ON Aug. 21 Mexicans will cast their ballots in a national election that carries enormous implications for the country's political development. Will the ruling Institutional Revolutionary Party (PRI) have its 65-year hold on power broken? And, especially important for Mexico's stability, will the election be fair?
The presidential contest six years ago, which saw Carlos Salinas de Gortari come to power, was widely criticized for alleged vote fraud. Mr. Salinas took office under a cloud, although he later recovered and has enjoyed broad public approval. The Salinas administration has invested in changing voting arrangements to make fraud difficult.
Even if the election is conducted fairly, however, much is riding on whether it will be seen as open and honest. The uprising in Chiapas and the assassination of the first nominee of the ruling party has left social stability fragile.
Opinion surveys have become a factor in the electoral drama. They offer another means - besides the essential one of the ballot box - of determining voter sentiment. A string of preelection survey results shows what Mexican voters say about their intentions. In addition, a distinguished US researcher, Warren Mitofsky, the founder of ``exit polling,'' is working with Mexican colleagues, preparing to conduct a definitive poll of voters as they leave voting stations on election day.
Perhaps not surprisingly, the election surveys themselves have come into question. Those following the Mexican polls have seen a stream of massive contradictions.
There is some agreement in the polls. Virtually all of them show, for example, that Diego Fernandez de Cevallos, the candidate of the more conservative and market-oriented National Action Party (PAN), greatly improved his standing through a strong performance in the nationally televised presidential debate held on May 12.
But contradictions abound. On May 16, for example, Market Opinion Research International (MORI) of Mexico released a poll showing the PAN candidate leading with 25 percent of the declared preferences, followed by the PRI candidate at 20 percent, the Democratic Revolutionary Party's (PRD) nominee with 13 percent, and an extraordinary 42 percent not indicating a choice. On May 21, though, GEOP (Gabinete de Estudios de Opinion Publica) put the PRI comfortably ahead with 39 percent, followed by the PAN at 25 percent and the PRD way back at 12 percent, with a far more modest 19 percent undecided or otherwise not responding. On June 12, MORI released a poll that again put the PAN candidate ahead, this time with 31 percent, followed by the PRI at 23 percent, the PRD at 14 percent, and 30 percent not responding. On June 6, though, the newspaper Reforma had released a survey showing the PRI at 41 percent; PAN, 29; PRD, 9; and 18 percent not responding.
The MORI polls have been highly publicized, running in the magazine Este Pais and frequently reprinted in US publications. They have contributed mightily to the notion that, if the election really is fairly conducted, the ruling PRI is likely to be toppled. That conclusion may be valid, but there are strong reasons to doubt it.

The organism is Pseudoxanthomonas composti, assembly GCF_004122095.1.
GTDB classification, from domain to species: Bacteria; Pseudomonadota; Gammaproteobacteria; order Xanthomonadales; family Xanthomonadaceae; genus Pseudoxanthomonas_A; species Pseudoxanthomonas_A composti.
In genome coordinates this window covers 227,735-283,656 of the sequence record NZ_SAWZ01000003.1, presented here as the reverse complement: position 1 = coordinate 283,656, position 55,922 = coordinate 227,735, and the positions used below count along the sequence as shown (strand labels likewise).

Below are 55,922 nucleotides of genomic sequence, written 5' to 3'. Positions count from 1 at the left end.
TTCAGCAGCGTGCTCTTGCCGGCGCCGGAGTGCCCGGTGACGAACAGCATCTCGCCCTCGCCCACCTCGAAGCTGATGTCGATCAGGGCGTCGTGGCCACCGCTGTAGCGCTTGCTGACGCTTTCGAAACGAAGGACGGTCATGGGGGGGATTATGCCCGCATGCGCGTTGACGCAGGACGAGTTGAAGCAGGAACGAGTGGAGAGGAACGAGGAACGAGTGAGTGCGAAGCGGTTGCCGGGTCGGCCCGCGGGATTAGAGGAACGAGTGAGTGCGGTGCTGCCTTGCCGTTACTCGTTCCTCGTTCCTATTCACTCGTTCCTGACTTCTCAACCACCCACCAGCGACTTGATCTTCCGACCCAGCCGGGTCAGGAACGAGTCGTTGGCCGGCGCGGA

The MORI studies are not opinion surveys in the US meaning of the term. In the US we now insist, rightly, that opinion surveys be based on systematically drawn probability samples. The MORI polls are based on street-corner interviews in just five large cities - leaving out most cities and rural areas. Each MORI poll includes just 320 interviews.
There is a chance that a street-corner poll like that will get results that match what one would have gained from a truly national, probability-based study - but the chance is very remote.
It must be noted that reliable election polling is difficult to achieve in Mexico, no matter how careful one is. Many are reluctant to tell interviewers their real preferences in a country where one party has ruled since 1929. But things can be done - like letting respondents fill out a ``secret ballot'' and drop it in a sealed box - to minimize the problem. And national probability sampling must be carefully employed.
At least two surveys have been conducted since the May 12 debate using national probability samples. The Reforma survey cited above is one of them. A second was done May 17 by Covarrubias y Asociados for the magazine Voz y Voto. The Covarrubias study put the PRI well ahead at 48 percent, followed by the PAN at 26 percent, the PRD at 9 percent, with 14 percent not responding. These two studies thus showed the PRI candidate ahead by an average of 17 percentage points over the PAN, and showed the PRD nominee trailing badly.
All polls are not created equal. Interested readers need to be aware of critical matters involving sampling. Thirty percent of the Mexican population lives in the countryside, and to be reliable surveys must take them into account.
Polling bears the burden in the Mexican election of providing entirely unbiased findings as to the preferences of the Mexican electorate, and findings derived according to the highest professional standards. Mexican voters may change their minds, of course, but their current preferences need to be ``read'' in a way that all careful students of polling find reliable. That's not easy, but it's achievable. All friends of Mexican democracy have a stake in having polls perform their essential democratic mission.